VietNamNet would like to introduce the perspective of Nguyen Truong Giang, the former Vietnamese Ambassador to Brunei, and former Director of the East Sea Institute, Diplomatic Academy. This was presented in a recent issue of Digital Cafe Club about the strategies Vietnam needs to protect its sovereignty in the East Sea (internationally known as the South China Sea).

East Sea,Nguyen Truong Giang,Vietnamese territory

China blatantly anchored the HD-981 oil rig in Vietnam’s exclusive economic zone and continental shelf in 2014

“If we are not afraid of war and we can prepare well for it, we will have peace. If we are overcome by fear, the war will come, and we will lose peace and territory sovereignty. This is the basic principle of all martial arts in the world,” Giang said.

It is obvious that China’s long-term goal is monopolizing the East Sea, or appropriating all the islands in the waters.

China also wants to occupy 80 percent of the East Sea area and all resources in the waters, strives for control over the airspace, sea and seabed. This poses a serious challenge to Vietnam's sovereignty in the East Sea.

The measures and policies China has been applying over the last six decades to reach these goals are clear. The country uses every possible means, from economic, political to Diplomatic and psychological measures and mass media as well.

Chinese plans on the East Sea

Chinese people today can learn a lot from the Sun Tzu art of war, but they apply it with creativity. Chinese people turning these tactics into a science has new implications for these tactics.

The military tactics include ‘silkworms eat strawberries’ and ‘stick and rod’.

The measures and policies China has been applying over the last six decades to reach these goals are clear. The country uses every possible means, from economic, political to Diplomatic and psychological measures and mass media as well.

 One of China's craftiest plans is the "gray zone", which "civilizes" military and paramilitary activities. It does not use naval forces, or carry out activities with strong intensity which may exceed a certain red limit. If it did, it would create fierce reactions from other countries.


Looking at the picture of the East Sea situation, Vietnam can predict the future by analyzing what has happened in the past.

In the medium term, China may continue to put drilling platforms onto the Vietnamese continental shelf. The other possibility is that China would create an Air Defense Identification Zone (ADIZ) in the East Sea. The country may also occupy some of the reefs that have not been occupied by any country.

China may also plans to invade Truong Sa (Spratly Islands), though the possibility is low and it will only do it if there is opportunity. Chinese only take actions when there are clement weather, favourable terrain and concord among the people, and if they can anticipate the prices they have to pay.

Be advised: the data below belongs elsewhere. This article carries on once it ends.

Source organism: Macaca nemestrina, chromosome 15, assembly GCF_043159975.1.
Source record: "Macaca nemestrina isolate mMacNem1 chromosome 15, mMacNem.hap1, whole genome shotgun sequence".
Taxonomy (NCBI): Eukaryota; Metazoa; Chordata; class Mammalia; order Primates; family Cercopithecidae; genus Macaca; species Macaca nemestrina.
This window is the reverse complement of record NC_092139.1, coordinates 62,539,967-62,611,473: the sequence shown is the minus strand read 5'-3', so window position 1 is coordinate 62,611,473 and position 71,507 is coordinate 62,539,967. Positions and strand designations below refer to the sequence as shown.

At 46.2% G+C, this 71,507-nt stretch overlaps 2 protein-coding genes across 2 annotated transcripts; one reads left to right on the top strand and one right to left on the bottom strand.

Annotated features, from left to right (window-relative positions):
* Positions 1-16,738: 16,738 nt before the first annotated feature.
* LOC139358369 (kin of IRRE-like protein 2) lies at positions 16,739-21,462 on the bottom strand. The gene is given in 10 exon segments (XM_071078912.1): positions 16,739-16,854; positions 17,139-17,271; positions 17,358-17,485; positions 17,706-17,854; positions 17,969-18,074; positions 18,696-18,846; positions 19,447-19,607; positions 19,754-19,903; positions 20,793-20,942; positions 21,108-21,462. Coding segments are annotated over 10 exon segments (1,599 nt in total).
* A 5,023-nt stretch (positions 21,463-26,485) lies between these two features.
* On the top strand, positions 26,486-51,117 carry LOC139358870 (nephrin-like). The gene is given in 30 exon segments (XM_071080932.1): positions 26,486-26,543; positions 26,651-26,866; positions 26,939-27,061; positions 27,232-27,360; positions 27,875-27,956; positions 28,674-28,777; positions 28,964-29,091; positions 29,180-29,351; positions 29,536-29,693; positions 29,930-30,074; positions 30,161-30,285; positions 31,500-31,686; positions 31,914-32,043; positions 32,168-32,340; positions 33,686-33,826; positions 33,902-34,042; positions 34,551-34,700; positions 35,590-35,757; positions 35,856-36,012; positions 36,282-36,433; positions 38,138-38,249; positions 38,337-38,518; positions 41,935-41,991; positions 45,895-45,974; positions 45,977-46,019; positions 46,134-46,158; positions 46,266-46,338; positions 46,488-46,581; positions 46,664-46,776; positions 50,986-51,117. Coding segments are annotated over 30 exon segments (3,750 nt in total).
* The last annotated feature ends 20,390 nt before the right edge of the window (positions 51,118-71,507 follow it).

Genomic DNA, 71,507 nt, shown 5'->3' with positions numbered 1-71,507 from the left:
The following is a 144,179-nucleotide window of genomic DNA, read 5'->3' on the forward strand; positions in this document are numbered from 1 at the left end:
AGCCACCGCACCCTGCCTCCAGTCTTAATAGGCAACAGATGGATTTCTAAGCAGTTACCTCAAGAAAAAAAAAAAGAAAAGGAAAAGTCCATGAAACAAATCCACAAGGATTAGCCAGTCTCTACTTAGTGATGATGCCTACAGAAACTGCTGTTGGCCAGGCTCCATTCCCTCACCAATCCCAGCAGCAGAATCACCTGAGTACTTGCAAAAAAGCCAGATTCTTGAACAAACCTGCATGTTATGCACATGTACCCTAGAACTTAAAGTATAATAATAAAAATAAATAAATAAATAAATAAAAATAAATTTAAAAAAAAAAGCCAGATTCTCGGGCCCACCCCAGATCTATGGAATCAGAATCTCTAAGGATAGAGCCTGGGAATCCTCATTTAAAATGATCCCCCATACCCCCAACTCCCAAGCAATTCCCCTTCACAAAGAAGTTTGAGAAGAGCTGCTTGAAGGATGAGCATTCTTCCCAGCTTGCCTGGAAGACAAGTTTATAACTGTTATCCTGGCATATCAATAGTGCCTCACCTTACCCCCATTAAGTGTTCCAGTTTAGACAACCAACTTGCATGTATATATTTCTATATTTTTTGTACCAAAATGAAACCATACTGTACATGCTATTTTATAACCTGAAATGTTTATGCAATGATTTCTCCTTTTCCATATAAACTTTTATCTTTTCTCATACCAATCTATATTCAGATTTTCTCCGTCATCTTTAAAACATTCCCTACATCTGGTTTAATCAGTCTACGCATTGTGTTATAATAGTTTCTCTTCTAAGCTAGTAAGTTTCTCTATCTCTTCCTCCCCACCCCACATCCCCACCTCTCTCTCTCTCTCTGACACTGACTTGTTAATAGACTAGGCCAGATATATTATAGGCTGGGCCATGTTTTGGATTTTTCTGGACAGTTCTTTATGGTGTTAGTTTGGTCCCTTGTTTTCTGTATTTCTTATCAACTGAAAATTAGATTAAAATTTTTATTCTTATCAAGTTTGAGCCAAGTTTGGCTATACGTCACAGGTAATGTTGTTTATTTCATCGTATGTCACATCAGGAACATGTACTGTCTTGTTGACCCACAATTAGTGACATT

If Vietnam can do something so that China would not have clement weather, favorable terrain and concord among people, or if the country would have to pay a heavy price in case of war, China would not dare to appropriate Truong Sa.

It is foreseeable that in the next two years before the Chinese Party Congress, the militarization of the East Sea will be implemented more frequently and hectically. China may bring more military forces to occupy Truong Sa. It can also draw the territorial waters of the islands they are currently occupying, as well as the internal waters of these islands.

China will soon pass the revised Maritime Traffic Safety Law. The draft of the law shows that China may establish maritime safety zones at sea. What will happen if the safety zone covers Vietnamese DK1 oil rig? And boats will have to ask for permission when entering Truong Sa waters? This also means that Vietnamese islands will be blocked.

Chinese mass media in 2016-2017 reported that China may put floating nuclear power plants into the East Sea. If this happens, it will pose challenges for sovereignty, environment, economy, and resources that affect the lives of hundreds of millions of people.

We can see that the East Sea issues are getting more and more complex and unpredictable. Vietnam’s sovereignty over the sea and islands are being seriously challenged, and may be even moreso in the future.

The challenges Vietnam will have to face are related to sovereignty, marine economy, national security, and development environment, as well as challenges for the country's living space.

By the end of the 21st century, Vietnam will have a population of about 140 million. By that time, we will need sea cities, sea villages, sea-borne agriculture and industry, seaports and airports on the sea. The sea will be the hope of the nation and the living space of Vietnamese posterity.

Therefore, I want to emphasize that the nation's survival space is being challenged. 

Nguyen Truong Giang

China’s strategic machinations in East Sea

China’s strategic machinations in East Sea

The East Sea is considered the lifeline of China’s economy which helps it connect with 125 other countries and undertake three-quarters of oil import transportation to the country.